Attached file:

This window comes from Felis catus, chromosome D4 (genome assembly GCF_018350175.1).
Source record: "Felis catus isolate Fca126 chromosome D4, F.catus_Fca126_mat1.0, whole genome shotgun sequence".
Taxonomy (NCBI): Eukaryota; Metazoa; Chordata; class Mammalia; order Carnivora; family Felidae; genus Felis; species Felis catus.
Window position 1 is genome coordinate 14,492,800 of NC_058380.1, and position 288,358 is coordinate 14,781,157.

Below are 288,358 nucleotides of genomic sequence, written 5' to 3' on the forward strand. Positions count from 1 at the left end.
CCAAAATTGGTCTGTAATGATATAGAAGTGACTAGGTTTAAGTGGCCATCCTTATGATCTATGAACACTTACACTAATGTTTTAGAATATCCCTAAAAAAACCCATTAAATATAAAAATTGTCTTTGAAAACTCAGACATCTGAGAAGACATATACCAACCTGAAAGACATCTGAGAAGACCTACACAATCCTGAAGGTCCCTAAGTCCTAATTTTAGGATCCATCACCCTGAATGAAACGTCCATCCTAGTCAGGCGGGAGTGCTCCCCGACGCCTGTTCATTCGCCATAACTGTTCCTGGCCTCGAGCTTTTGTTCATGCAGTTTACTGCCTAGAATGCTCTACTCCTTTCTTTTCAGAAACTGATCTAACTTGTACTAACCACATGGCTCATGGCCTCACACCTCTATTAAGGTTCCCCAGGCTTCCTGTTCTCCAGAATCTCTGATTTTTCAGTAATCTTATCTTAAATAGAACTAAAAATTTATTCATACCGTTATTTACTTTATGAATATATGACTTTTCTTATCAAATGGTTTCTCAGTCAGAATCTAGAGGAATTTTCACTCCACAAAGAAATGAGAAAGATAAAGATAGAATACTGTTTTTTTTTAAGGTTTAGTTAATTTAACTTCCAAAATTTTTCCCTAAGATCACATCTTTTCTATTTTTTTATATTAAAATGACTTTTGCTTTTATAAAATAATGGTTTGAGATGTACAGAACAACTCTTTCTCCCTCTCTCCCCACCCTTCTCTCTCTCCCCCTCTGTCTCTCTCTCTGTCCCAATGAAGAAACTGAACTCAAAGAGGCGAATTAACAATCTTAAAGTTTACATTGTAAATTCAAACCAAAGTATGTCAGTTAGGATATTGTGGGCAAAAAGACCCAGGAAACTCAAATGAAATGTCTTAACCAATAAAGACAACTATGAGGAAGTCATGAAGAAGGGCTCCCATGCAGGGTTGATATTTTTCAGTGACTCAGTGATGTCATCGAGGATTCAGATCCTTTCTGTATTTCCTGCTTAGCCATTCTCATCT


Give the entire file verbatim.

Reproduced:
This window comes from Felis catus, chromosome D4 (genome assembly GCF_018350175.1).
Source record: "Felis catus isolate Fca126 chromosome D4, F.catus_Fca126_mat1.0, whole genome shotgun sequence".
Taxonomy (NCBI): Eukaryota; Metazoa; Chordata; class Mammalia; order Carnivora; family Felidae; genus Felis; species Felis catus.
Window position 1 is genome coordinate 14,492,800 of NC_058380.1, and position 288,358 is coordinate 14,781,157.

Below are 288,358 nucleotides of genomic sequence, written 5' to 3' on the forward strand. Positions count from 1 at the left end.
CCAAAATTGGTCTGTAATGATATAGAAGTGACTAGGTTTAAGTGGCCATCCTTATGATCTATGAACACTTACACTAATGTTTTAGAATATCCCTAAAAAAACCCATTAAATATAAAAATTGTCTTTGAAAACTCAGACATCTGAGAAGACATATACCAACCTGAAAGACATCTGAGAAGACCTACACAATCCTGAAGGTCCCTAAGTCCTAATTTTAGGATCCATCACCCTGAATGAAACGTCCATCCTAGTCAGGCGGGAGTGCTCCCCGACGCCTGTTCATTCGCCATAACTGTTCCTGGCCTCGAGCTTTTGTTCATGCAGTTTACTGCCTAGAATGCTCTACTCCTTTCTTTTCAGAAACTGATCTAACTTGTACTAACCACATGGCTCATGGCCTCACACCTCTATTAAGGTTCCCCAGGCTTCCTGTTCTCCAGAATCTCTGATTTTTCAGTAATCTTATCTTAAATAGAACTAAAAATTTATTCATACCGTTATTTACTTTATGAATATATGACTTTTCTTATCAAATGGTTTCTCAGTCAGAATCTAGAGGAATTTTCACTCCACAAAGAAATGAGAAAGATAAAGATAGAATACTGTTTTTTTTTAAGGTTTAGTTAATTTAACTTCCAAAATTTTTCCCTAAGATCACATCTTTTCTATTTTTTTATATTAAAATGACTTTTGCTTTTATAAAATAATGGTTTGAGATGTACAGAACAACTCTTTCTCCCTCTCTCCCCACCCTTCTCTCTCTCCCCCTCTGTCTCTCTCTCTGTCCCAATGAAGAAACTGAACTCAAAGAGGCGAATTAACAATCTTAAAGTTTACATTGTAAATTCAAACCAAAGTATGTCAGTTAGGATATTGTGGGCAAAAAGACCCAGGAAACTCAAATGAAATGTCTTAACCAATAAAGACAACTATGAGGAAGTCATGAAGAAGGGCTCCCATGCAGGGTTGATATTTTTCAGTGACTCAGTGATGTCATCGAGGATTCAGATCCTTTCTGTATTTCCTGCTTAGCCATTCTCATCT